Another problem with this specific pro-legalization argument is that the “research” used to support their claim that marijuana does not impair driving fails to take into consideration the method used to measure the presence of marijuana. Their “research” often measures marijuana use by crashed drivers by looking for an inactive metabolite of THC in blood or urine that is present days after smoking marijuana and indicates that marijuana was used in the past. The surveys that directly measure TCH in the blood (that establish more recent use of the drug) indicates that individuals who use marijuana are 3-7 times more likely to have been responsible for their crash than drivers who do not use the drug.

Myth # 5: The War on Drugs is a complete failure and our approach needs a complete overhaul.

Fact: While there is always room for improvement in the War on Drugs, the above myth is not backed by any data. In fact, when you look at the data the War on Drugs appears to be successful for the most part. Over the last twenty years overall drug use has decreased in the United States by one-third. That is 9.5 million less people using drugs. Cocaine use has decrease by 70% over the last 15 years. While we still have significant drug problem in this country, we have made progress in the right direction.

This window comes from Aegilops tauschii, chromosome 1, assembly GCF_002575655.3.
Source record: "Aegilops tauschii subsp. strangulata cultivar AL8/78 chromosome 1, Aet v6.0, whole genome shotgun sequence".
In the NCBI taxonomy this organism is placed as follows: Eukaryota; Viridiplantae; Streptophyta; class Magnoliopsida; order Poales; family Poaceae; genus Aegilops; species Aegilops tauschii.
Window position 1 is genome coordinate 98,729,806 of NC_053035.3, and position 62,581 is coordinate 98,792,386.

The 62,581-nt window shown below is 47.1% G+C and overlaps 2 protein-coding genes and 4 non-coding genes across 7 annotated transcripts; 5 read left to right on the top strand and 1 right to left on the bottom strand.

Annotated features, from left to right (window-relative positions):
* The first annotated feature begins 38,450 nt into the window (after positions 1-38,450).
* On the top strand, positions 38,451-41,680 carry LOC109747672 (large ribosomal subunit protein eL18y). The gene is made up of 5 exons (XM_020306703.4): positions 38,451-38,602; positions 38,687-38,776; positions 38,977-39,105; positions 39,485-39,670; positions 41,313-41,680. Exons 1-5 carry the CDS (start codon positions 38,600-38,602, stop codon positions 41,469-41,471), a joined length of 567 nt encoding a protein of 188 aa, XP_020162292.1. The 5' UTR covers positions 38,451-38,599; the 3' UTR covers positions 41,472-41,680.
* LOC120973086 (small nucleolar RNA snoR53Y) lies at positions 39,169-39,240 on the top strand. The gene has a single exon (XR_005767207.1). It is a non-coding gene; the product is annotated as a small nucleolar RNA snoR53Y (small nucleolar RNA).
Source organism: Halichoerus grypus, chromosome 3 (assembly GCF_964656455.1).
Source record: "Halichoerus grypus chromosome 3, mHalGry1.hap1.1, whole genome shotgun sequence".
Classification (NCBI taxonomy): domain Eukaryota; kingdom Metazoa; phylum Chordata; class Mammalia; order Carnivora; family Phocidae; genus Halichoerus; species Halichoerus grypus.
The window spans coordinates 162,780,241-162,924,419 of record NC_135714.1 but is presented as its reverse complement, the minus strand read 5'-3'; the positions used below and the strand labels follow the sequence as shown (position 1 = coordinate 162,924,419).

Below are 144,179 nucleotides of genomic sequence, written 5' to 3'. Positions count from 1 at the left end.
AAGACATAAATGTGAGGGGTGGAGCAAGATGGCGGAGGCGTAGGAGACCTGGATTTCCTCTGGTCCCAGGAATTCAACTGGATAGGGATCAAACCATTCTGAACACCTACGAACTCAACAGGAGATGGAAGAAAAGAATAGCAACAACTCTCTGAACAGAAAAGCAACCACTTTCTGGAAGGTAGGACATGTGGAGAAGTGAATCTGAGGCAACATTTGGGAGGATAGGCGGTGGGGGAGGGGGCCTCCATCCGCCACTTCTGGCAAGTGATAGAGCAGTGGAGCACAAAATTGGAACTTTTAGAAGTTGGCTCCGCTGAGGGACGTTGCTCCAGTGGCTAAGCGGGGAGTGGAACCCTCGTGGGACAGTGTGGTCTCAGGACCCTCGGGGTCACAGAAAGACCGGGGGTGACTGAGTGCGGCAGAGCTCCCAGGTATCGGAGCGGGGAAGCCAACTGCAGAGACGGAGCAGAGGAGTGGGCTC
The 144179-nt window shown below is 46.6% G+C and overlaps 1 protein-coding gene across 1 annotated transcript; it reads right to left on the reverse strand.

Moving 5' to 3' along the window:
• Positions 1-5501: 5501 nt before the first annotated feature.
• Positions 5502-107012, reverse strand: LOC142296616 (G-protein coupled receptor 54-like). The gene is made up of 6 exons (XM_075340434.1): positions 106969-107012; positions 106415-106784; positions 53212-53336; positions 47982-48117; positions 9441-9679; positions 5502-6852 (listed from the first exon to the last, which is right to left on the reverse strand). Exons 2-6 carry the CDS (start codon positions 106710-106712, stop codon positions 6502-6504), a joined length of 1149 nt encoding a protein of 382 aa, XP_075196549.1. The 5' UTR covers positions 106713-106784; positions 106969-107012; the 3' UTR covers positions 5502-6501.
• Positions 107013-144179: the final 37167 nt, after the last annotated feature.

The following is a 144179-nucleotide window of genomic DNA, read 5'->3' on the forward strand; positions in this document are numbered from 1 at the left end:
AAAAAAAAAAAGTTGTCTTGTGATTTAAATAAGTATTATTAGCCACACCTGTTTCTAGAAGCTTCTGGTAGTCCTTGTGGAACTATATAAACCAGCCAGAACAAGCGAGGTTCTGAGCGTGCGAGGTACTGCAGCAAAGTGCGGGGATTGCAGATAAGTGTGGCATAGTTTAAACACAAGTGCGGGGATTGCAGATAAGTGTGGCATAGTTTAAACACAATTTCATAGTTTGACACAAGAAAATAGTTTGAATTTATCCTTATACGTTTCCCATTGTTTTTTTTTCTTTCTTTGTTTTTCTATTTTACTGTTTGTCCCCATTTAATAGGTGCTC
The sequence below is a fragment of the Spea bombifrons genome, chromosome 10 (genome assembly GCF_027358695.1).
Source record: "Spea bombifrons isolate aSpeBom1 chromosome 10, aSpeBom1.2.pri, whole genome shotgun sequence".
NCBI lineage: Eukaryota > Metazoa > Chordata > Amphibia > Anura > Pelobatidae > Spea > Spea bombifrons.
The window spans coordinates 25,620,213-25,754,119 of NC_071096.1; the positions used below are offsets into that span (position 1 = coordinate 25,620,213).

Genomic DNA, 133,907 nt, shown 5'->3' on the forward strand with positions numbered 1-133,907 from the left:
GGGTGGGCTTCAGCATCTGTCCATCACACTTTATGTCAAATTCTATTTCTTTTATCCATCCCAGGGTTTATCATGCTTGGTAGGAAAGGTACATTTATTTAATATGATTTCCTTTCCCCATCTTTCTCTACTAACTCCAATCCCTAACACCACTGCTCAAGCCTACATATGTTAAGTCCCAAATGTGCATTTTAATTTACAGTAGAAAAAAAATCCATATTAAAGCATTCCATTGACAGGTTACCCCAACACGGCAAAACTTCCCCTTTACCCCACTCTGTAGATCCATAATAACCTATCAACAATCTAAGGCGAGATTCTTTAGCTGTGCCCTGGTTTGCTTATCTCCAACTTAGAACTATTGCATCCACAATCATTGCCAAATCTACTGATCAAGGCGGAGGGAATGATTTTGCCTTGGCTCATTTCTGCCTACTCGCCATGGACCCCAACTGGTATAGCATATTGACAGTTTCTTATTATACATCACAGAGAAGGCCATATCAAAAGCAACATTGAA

Another criticism of the War on Drugs is that the focus is too much on the criminalization of drugs and not enough on the treatment aspect. The truth is that one-half of one percent of people who use marijuana are incarcerated. The Michigan Department of Corrections just finished a study that found only 15 out of the 7,000 inmates had been incarcerated for first time drug possession charges. The reality is that very few people are incarcerated for drug possession only.

There does need to be a more coordinated effort between the criminal justice system and treatment facilities, but it is not as if there are no attempts at treatment over incarceration. In fact, there are now drug treatment courts that handle drug addicted offenders and provide supervision and treatment. These special courts appear to be working. Those individuals who go through the programs only have a 2-20% chance of being a repeat offender compared to the 50% number of those who do not go through the program.

The cost of the War on Drugs is also used as an argument for legalization. While it does cost federal dollars to combat drugs in this country, the statistics that the pro-legalization crowd uses can be misleading. In 2004, the federal budget to combat drugs was 11.7 billion. Fifty-eight percent of the budget went to treatment, thirty-nine percent to prevention, and three percent to enforcement. If you compare that to the 160 billion dollars that drug abuse cost taxpayers in 2000 (it was likely higher in 2004), 11.7 billion is but a small amount to combat the problem.

Drug abuse is a serious problems in this country. We always need to be open to new ideas in the areas of education, prevention, and treatment. However, legalization of these destructive substances is not the road we need to go down in this country. Rather our goal should be to build upon the successes of the drug treatment courts and help people get the treatment they need, while continuing to protect the public from the associated crime drug use brings.